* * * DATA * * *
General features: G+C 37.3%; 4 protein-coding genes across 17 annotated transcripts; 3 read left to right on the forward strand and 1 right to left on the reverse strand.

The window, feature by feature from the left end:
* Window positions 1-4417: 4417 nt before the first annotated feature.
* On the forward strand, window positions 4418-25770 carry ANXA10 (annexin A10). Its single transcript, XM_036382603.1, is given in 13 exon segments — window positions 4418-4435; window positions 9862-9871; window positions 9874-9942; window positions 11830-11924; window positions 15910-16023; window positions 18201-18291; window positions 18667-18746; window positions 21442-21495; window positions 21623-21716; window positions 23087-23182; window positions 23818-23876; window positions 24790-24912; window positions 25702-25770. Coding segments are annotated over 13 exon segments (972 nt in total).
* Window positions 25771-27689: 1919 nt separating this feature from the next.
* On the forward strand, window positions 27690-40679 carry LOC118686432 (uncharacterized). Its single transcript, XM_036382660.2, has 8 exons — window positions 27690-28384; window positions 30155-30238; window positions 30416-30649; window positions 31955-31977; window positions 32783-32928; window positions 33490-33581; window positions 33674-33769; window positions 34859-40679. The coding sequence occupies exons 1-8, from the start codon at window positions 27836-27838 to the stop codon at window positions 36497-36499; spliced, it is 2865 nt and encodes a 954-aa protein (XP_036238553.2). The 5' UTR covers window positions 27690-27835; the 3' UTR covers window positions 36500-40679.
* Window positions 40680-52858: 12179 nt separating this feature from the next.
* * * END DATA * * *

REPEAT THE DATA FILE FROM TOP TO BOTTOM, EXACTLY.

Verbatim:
General features: G+C 37.3%; 4 protein-coding genes across 17 annotated transcripts; 3 read left to right on the forward strand and 1 right to left on the reverse strand.

The window, feature by feature from the left end:
* Window positions 1-4417: 4417 nt before the first annotated feature.
* On the forward strand, window positions 4418-25770 carry ANXA10 (annexin A10). Its single transcript, XM_036382603.1, is given in 13 exon segments — window positions 4418-4435; window positions 9862-9871; window positions 9874-9942; window positions 11830-11924; window positions 15910-16023; window positions 18201-18291; window positions 18667-18746; window positions 21442-21495; window positions 21623-21716; window positions 23087-23182; window positions 23818-23876; window positions 24790-24912; window positions 25702-25770. Coding segments are annotated over 13 exon segments (972 nt in total).
* Window positions 25771-27689: 1919 nt separating this feature from the next.
* On the forward strand, window positions 27690-40679 carry LOC118686432 (uncharacterized). Its single transcript, XM_036382660.2, has 8 exons — window positions 27690-28384; window positions 30155-30238; window positions 30416-30649; window positions 31955-31977; window positions 32783-32928; window positions 33490-33581; window positions 33674-33769; window positions 34859-40679. The coding sequence occupies exons 1-8, from the start codon at window positions 27836-27838 to the stop codon at window positions 36497-36499; spliced, it is 2865 nt and encodes a 954-aa protein (XP_036238553.2). The 5' UTR covers window positions 27690-27835; the 3' UTR covers window positions 36500-40679.
* Window positions 40680-52858: 12179 nt separating this feature from the next.